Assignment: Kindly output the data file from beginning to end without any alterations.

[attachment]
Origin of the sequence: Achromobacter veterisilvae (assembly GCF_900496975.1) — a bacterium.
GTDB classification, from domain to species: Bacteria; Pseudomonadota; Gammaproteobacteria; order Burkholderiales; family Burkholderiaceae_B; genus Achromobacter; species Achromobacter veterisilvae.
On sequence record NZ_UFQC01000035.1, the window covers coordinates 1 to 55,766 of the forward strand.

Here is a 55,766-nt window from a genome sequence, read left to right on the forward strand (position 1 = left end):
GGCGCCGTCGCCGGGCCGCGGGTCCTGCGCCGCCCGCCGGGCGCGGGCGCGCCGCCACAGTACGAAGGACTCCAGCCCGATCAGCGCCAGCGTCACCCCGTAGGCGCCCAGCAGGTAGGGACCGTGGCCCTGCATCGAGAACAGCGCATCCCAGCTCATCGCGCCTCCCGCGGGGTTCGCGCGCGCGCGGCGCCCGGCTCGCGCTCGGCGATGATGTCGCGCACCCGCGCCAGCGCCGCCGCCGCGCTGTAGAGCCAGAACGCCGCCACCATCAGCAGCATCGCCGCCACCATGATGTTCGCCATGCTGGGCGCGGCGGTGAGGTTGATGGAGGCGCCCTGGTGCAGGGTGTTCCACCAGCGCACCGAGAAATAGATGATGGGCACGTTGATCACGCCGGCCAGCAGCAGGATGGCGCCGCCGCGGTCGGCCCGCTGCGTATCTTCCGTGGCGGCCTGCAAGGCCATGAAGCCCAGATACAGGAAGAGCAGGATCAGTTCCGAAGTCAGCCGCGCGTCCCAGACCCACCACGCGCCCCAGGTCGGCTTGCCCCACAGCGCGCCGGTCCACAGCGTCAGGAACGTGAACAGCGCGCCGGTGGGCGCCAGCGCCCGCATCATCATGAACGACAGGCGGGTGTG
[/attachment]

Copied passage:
Origin of the sequence: Achromobacter veterisilvae (assembly GCF_900496975.1) — a bacterium.
GTDB classification, from domain to species: Bacteria; Pseudomonadota; Gammaproteobacteria; order Burkholderiales; family Burkholderiaceae_B; genus Achromobacter; species Achromobacter veterisilvae.
On sequence record NZ_UFQC01000035.1, the window covers coordinates 1 to 55,766 of the forward strand.

Here is a 55,766-nt window from a genome sequence, read left to right on the forward strand (position 1 = left end):
GGCGCCGTCGCCGGGCCGCGGGTCCTGCGCCGCCCGCCGGGCGCGGGCGCGCCGCCACAGTACGAAGGACTCCAGCCCGATCAGCGCCAGCGTCACCCCGTAGGCGCCCAGCAGGTAGGGACCGTGGCCCTGCATCGAGAACAGCGCATCCCAGCTCATCGCGCCTCCCGCGGGGTTCGCGCGCGCGCGGCGCCCGGCTCGCGCTCGGCGATGATGTCGCGCACCCGCGCCAGCGCCGCCGCCGCGCTGTAGAGCCAGAACGCCGCCACCATCAGCAGCATCGCCGCCACCATGATGTTCGCCATGCTGGGCGCGGCGGTGAGGTTGATGGAGGCGCCCTGGTGCAGGGTGTTCCACCAGCGCACCGAGAAATAGATGATGGGCACGTTGATCACGCCGGCCAGCAGCAGGATGGCGCCGCCGCGGTCGGCCCGCTGCGTATCTTCCGTGGCGGCCTGCAAGGCCATGAAGCCCAGATACAGGAAGAGCAGGATCAGTTCCGAAGTCAGCCGCGCGTCCCAGACCCACCACGCGCCCCAGGTCGGCTTGCCCCACAGCGCGCCGGTCCACAGCGTCAGGAACGTGAACAGCGCGCCGGTGGGCGCCAGCGCCCGCATCATCATGAACGACAGGCGGGTGTG